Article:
Comments on: 2011 to bring recovery, inflation, more euro-pain Mon, 26 Sep 2016 03:26:00 +0000 hourly 1 By: VanessaRozier Wed, 20 Apr 2011 22:51:11 +0000 Your prediction about the Fed raising interest rates is looking like a premature statement. In late 2010, I would have agreed with your hypothesis, and today I wish it were correct. But now that we’re almost half way into the year, things aren’t looking like they will change before the fourth quarter – last year’s fourth quarter finished out the largest annual growth in six decades. Prices are steadily increasing, especially as turmoil is rearing its head in the Middle East and natural disasters are affecting Asia and even other emerging and developed countries.

While it makes sense to say that the economy is growing and inflation is rising, so interest rates should rise, Bernanke is stuck in a dilemma of choosing between preventing a depression by stimulating the economy through monetary easing, and preventing higher inflation, thus major depreciation of the USD with this huge increase in circulation of the dollar…as a result of this monetary easing.

Where is the balance? The dollar has been the safe-haven currency for the world for decades and, contrary to speculation stating otherwise, will most likely remain as such for the foreseeable future. This being said, the Fed has made the world stock of US reserves less and less valuable by keeping rates near zero – the lowest of all industrial countries. This has repercussions that we’ve begun to see with U.S.-Chinese negotiations over the overvaluation of the RMB. This currency debate has Bernanke in this peculiar position – to raise rates or not to raise rates. So far, he has chosen the latter. And today, the United States, and the world for that matter, is stuck with the lowest valued dollar in 15 months, oh! and not to mention inflation too.

Three years after the beginning of this financial crisis, the U.S. seems to be in a better position domestically to raise rates to stem inflation and devaluation. While the Fed is in the process of buying $600 billion of bonds by its June 2011 deadline, I don’t see them then raising interest rates. In my opinion, inflation will increase and exchange rates will decrease a little while longer before the Fed abandons QE2 policies. Hopefully countries with large USD reserves will be able to hang in there while we’re all taken on this ride. The chairman, I think, is waiting to see sustainable growth before it makes an interest rate change, which makes sense, but what side affects will the American people and the world see in the meantime?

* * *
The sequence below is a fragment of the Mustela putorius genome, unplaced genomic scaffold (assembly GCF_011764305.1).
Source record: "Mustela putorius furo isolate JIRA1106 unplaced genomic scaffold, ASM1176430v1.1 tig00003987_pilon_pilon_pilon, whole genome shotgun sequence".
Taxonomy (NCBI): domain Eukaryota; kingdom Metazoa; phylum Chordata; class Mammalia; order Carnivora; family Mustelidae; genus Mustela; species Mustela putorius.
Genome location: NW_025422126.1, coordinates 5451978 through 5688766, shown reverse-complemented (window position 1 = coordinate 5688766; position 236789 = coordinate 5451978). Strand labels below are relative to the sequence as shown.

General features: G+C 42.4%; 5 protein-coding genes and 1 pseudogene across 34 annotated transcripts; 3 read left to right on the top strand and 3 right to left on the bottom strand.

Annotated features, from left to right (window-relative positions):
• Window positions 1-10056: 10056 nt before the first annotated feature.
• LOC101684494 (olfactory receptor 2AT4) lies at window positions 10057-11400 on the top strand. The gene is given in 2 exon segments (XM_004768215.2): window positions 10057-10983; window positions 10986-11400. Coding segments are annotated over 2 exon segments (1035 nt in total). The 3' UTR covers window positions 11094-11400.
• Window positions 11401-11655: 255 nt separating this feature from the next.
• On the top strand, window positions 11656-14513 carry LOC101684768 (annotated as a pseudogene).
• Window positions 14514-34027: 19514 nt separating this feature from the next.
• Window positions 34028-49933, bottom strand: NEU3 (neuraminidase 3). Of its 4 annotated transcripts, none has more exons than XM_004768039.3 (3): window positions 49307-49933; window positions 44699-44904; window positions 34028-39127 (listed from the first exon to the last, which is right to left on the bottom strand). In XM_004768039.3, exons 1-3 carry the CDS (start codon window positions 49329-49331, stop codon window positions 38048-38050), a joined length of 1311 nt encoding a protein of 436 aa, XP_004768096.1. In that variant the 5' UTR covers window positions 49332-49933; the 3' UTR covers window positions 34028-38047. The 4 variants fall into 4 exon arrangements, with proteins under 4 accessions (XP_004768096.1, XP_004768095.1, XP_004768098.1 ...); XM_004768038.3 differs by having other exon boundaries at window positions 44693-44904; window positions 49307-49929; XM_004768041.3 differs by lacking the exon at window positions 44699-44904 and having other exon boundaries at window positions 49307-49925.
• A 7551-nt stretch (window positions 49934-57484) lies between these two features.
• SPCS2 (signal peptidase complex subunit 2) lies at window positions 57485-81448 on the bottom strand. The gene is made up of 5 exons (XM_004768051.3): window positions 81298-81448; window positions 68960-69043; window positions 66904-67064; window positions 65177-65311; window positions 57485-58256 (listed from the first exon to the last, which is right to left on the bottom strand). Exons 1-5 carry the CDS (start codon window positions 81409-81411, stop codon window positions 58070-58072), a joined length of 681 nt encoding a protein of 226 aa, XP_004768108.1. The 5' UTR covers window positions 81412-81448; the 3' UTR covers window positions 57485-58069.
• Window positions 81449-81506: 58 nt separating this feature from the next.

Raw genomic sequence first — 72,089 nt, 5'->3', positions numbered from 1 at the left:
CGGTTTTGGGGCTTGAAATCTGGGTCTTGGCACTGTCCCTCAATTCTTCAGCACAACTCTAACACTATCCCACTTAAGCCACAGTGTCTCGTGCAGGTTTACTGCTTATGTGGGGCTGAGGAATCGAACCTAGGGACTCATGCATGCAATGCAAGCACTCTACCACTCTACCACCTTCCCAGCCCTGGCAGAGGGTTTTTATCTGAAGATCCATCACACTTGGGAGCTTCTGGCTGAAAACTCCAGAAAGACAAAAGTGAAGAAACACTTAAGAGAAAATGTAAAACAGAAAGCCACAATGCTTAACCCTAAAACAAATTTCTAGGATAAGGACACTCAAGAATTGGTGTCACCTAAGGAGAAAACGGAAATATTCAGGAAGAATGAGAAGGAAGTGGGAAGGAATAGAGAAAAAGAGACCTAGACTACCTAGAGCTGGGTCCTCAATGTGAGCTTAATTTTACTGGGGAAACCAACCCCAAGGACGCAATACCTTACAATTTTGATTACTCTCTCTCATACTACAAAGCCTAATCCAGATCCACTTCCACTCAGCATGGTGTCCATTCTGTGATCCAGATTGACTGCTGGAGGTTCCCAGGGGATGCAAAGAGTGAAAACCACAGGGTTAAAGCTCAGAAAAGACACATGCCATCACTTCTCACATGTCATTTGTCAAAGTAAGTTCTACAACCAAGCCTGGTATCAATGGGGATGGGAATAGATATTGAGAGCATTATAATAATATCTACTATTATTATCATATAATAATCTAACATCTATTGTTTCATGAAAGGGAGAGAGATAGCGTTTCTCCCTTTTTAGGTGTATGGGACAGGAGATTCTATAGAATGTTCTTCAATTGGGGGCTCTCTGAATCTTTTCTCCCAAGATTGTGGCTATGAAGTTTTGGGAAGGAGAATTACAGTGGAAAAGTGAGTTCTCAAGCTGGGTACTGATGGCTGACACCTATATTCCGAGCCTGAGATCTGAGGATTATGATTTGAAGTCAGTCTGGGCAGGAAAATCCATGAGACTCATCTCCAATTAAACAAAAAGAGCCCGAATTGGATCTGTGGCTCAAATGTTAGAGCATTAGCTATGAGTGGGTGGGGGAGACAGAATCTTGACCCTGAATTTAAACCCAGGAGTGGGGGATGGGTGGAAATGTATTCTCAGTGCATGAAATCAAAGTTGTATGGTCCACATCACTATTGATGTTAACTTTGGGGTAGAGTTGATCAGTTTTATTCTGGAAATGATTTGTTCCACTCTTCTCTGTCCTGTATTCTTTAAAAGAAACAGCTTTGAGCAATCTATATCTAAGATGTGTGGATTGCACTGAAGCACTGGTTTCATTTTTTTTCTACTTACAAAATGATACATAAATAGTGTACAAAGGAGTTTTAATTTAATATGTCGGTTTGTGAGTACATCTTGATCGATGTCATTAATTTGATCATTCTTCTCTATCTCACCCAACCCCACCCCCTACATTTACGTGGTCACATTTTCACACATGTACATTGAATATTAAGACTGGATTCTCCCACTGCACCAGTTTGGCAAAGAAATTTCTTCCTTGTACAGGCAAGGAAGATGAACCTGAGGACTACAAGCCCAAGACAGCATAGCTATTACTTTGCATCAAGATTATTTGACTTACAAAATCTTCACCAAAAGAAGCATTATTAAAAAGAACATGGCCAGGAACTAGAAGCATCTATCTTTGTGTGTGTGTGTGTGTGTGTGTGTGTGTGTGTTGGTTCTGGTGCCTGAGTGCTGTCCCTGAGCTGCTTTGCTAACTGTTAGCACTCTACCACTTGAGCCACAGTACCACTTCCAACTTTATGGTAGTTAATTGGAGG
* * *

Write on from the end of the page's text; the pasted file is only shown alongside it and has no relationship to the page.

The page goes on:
By: DrJJJJ Tue, 28 Dec 2010 20:10:50 +0000 The US should: Drill all our own oil (we need the hundreds of billions & jobs), make 25% of the government jobs PT or temp (like the private sector), speed up the patent process (spur innovation) and change to a flat/fair tax (too complex, too much favortism and too many tax evaders)! Embrace this kind of change and the economy will rebound and home prices will firm up! Or, ask what your country can do for you, remain in denial and prepare for violent civil unrest and finacial disaster! Do the math-our deficit, debt, housing defaults, wars/war on terror, student loan defaults, unfunded entitlements, state deficits, etc etc etc! No brainer!